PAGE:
useHooks(🐠)

Easy to understand React Hook recipes by Gabe Ragland
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Hooks are a new addition in React 16.8 that lets you use state and other React features without writing a class. This website provides easy to understand code examples to help you learn how hooks work and hopefully inspire you to take advantage of them in your next project. Be sure to check out the official docs. You can also submit post ideas in our Github repo.

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usePrevious

One question that comes up a lot is "When using hooks how do I get the previous value of props or state?". With React class components you have the componentDidUpdate method which receives previous props and state as arguments or you can update an instance variable (this.previous = value) and reference it later to get the previous value. So how can we do this inside a functional component that doesn't have lifecycle methods or an instance to store values on? Hooks to the rescue! We can create a custom hook that uses the useRef hook internally for storing the previous value. See the recipe below with inline comments. You can also find this example in the official React Hooks FAQ.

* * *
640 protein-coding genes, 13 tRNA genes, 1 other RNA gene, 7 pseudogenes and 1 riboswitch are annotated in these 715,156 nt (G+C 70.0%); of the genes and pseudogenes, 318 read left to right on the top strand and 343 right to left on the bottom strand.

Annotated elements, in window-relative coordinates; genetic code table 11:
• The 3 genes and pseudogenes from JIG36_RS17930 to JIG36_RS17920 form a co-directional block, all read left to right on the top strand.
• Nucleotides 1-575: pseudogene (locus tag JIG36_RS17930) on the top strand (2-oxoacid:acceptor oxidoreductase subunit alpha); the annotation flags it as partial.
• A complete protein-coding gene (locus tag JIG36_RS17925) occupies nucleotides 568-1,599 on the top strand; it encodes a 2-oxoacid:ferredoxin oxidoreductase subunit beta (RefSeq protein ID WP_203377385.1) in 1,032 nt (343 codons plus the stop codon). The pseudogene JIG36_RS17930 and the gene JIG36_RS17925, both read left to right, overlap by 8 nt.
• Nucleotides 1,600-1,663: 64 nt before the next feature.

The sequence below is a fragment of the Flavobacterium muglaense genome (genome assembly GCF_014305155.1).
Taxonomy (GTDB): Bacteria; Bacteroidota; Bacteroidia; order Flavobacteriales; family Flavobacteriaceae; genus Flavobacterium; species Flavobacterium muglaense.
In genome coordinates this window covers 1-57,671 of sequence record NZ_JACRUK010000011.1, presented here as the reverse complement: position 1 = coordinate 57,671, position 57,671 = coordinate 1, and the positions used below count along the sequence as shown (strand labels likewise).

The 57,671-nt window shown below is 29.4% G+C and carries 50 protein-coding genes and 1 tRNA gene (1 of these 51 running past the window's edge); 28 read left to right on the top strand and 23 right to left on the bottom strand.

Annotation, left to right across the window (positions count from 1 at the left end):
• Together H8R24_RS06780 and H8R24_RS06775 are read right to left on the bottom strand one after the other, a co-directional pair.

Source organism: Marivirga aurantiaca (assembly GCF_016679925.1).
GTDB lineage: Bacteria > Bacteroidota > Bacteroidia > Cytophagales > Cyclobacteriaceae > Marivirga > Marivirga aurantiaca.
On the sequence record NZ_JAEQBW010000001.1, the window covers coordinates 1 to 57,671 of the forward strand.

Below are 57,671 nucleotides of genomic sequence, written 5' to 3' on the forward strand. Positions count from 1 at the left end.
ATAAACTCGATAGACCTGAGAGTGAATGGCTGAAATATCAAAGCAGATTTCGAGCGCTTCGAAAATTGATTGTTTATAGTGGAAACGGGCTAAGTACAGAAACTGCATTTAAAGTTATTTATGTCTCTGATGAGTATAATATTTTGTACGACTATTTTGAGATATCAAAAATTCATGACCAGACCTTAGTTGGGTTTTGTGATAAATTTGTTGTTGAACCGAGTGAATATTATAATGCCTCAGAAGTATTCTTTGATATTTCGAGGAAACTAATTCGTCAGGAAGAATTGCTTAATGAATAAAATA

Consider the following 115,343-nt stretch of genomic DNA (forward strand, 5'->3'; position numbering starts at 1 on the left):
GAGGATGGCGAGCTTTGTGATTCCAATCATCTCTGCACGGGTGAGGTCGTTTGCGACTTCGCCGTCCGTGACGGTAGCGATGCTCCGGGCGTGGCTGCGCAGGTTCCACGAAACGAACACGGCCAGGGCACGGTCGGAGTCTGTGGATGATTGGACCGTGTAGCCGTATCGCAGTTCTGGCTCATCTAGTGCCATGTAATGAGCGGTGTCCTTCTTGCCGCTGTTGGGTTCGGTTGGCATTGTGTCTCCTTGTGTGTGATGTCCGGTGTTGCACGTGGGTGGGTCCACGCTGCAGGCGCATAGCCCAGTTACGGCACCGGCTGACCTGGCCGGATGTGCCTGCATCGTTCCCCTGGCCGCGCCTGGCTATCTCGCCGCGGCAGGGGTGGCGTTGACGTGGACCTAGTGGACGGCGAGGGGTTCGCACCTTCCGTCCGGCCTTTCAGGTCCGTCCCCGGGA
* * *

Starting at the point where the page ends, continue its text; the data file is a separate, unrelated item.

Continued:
import { useState, useEffect, useRef } from 'react';

// Usage
function App() {
  // State value and setter for our example
  const [count, setCount] = useState(0);
  
  // Get the previous value (was passed into hook on last render)
  const prevCount = usePrevious(count);
  
  // Display both current and previous count value
  return (
    <div>
      <h1>Now: {count}, before: {prevCount}</h1>
      <button onClick={() => setCount(count + 1)}>Increment</button>
    </div>
   );
}

// Hook
function usePrevious(value) {
  // The ref object is a generic container whose current property is mutable ...
  // ... and can hold any value, similar to an instance property on a class
  const ref = useRef();
  
  // Store current value in ref
  useEffect(() => {
    ref.current = value;
  }, [value]); // Only re-run if value changes
  
  // Return previous value (happens before update in useEffect above)
  return ref.current;
}
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